Tech center seeks alternative fuels

=== March 7, 2003 ===

Source from: Shanghai Daily

Reported by Elena Xiao
The global fuel crisis, spurred on by rising tension between the United States and Iraq, has automobile researchers looking for alternatives to the combustion engine.
The U.S.-China Energy and Environment Technology Center announced yesterday the opening of its Shanghai office, in a bid to propel work on electric automobiles in one of China's largest car markets.
Founded in 1997, the non-profit institute is funded by the U.S. and Chinese governments to promote the development of new clean energy.

"The development of alternative-fuel automobiles is a significant part of the energy strategy," said Robert Kripowicz, a former senior official in the U.S. Department of Energy and co-founder of the center.

Both China and the United States depend heavily on imported gasoline, and the situation in China will become more serious in the coming years due to the growing number of people buying their own car.
China has experienced the world's fastest growth in car demand since last year, and analysts expect the demand to maintain an annual growth rate of more than 20 percent for the coming decade.
By making it possible to shift from petroleum to other primary energy sources, electric automobiles could ease the increasingly short supply of petroleum and the threat of global warming, Kripowicz said.
Gas-powered vehicles are the largest source of air pollution today, accounting for 22 percent of the world's carbon dioxide emissions.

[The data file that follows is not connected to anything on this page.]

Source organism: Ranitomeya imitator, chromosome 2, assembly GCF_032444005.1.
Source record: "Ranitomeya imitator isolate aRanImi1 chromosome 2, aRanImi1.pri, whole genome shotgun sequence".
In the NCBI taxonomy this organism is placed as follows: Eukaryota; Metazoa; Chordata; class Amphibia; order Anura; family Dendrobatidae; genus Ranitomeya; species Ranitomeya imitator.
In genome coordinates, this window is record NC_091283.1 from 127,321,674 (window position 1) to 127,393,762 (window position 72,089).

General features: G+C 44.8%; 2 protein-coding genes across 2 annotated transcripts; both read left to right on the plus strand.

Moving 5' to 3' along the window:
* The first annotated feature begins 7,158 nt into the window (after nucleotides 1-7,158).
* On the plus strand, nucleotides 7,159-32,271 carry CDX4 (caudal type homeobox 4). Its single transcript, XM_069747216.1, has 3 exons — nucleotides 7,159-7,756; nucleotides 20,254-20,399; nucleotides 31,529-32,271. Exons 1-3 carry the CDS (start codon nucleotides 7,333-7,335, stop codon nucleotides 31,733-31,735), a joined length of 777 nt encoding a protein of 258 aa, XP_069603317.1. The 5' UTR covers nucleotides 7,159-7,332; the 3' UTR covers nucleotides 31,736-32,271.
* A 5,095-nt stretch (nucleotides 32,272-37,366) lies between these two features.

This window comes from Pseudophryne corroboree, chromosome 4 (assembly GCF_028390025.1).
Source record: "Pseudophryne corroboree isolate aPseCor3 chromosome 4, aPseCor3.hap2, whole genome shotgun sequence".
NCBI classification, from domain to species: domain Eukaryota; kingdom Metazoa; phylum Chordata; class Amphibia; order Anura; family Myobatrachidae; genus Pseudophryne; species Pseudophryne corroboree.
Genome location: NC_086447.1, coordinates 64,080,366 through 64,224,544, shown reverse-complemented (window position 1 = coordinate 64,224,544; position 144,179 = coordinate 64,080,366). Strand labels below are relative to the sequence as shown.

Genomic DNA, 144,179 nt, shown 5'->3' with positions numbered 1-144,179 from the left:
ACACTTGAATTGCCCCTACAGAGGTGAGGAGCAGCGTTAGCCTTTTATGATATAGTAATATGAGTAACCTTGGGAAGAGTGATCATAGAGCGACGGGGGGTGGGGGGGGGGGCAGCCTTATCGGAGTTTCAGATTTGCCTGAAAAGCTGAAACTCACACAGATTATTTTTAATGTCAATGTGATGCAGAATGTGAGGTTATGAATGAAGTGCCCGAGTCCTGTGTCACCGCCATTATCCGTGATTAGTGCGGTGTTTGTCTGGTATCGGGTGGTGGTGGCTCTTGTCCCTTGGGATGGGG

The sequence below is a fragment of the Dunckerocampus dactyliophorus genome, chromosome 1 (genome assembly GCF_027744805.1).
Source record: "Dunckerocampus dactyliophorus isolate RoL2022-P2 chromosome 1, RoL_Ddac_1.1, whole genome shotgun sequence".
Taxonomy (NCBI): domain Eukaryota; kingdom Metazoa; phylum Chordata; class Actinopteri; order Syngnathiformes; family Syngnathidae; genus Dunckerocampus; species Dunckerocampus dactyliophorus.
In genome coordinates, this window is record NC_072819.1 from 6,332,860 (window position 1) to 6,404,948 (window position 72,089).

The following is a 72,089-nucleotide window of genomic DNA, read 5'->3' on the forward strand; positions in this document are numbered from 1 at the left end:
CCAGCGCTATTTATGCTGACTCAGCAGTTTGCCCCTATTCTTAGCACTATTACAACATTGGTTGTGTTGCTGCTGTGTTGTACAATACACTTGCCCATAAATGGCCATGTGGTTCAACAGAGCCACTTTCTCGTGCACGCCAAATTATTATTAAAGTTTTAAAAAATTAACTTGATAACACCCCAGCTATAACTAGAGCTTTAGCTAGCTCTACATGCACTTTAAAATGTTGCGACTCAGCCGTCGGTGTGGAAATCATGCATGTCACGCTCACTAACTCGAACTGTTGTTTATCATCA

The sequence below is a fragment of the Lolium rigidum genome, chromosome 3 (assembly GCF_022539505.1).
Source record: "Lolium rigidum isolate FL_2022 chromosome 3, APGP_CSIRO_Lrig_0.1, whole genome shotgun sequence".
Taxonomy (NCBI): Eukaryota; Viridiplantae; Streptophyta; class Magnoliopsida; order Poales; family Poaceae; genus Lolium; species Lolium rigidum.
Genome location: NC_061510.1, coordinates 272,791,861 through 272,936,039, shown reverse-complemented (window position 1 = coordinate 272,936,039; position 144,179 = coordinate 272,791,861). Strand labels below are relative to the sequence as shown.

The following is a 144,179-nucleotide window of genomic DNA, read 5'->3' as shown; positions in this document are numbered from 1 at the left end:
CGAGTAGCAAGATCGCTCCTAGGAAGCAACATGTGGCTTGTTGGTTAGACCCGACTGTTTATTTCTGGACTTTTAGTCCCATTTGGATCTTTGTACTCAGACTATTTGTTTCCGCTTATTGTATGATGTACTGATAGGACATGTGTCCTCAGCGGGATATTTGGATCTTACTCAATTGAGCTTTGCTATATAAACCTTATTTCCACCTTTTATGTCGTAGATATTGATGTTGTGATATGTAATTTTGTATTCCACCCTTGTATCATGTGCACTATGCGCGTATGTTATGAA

The center has chosen California-based Powerzinc Electric Inc., which makes zinc-air fuel cells to power cars in Shanghai, as a model to propel the commercial use of electric cars.

The company has built a demo car that runs on a zinc-air fuel cells along with its partner Zhejiang University Electric Vehicle Research Center. Electric motors with the cell have been sold on the local market since late last year, but electric cars for commercial use are still in the research phase.
"The most likely application for zinc-air fuel cells in China is electric buses, which require stability more than speed," said Richard Yang, chairman of the company.

Powerzinc and the Zhejiang University lab are in talks with the bus-making arm of China First Auto-mobile Works - based in Wuxi, Jiangsu Province - to build up to 400 electric buses to run in Beijing during the 2008 Olympics.

Even with these new, clean cars on the market, the next challenge is to make them attractive and affordable for the average consumer, as well as to ensure there are refueling stations around to serve them, said He Zuoxiu, a scientist at the Chinese Academy of Sciences.

The Chinese government has pumped one billion yuan (US$121.5 million) into research on electric cars in hopes of developing a commercial fuel-cell driven car within five years.


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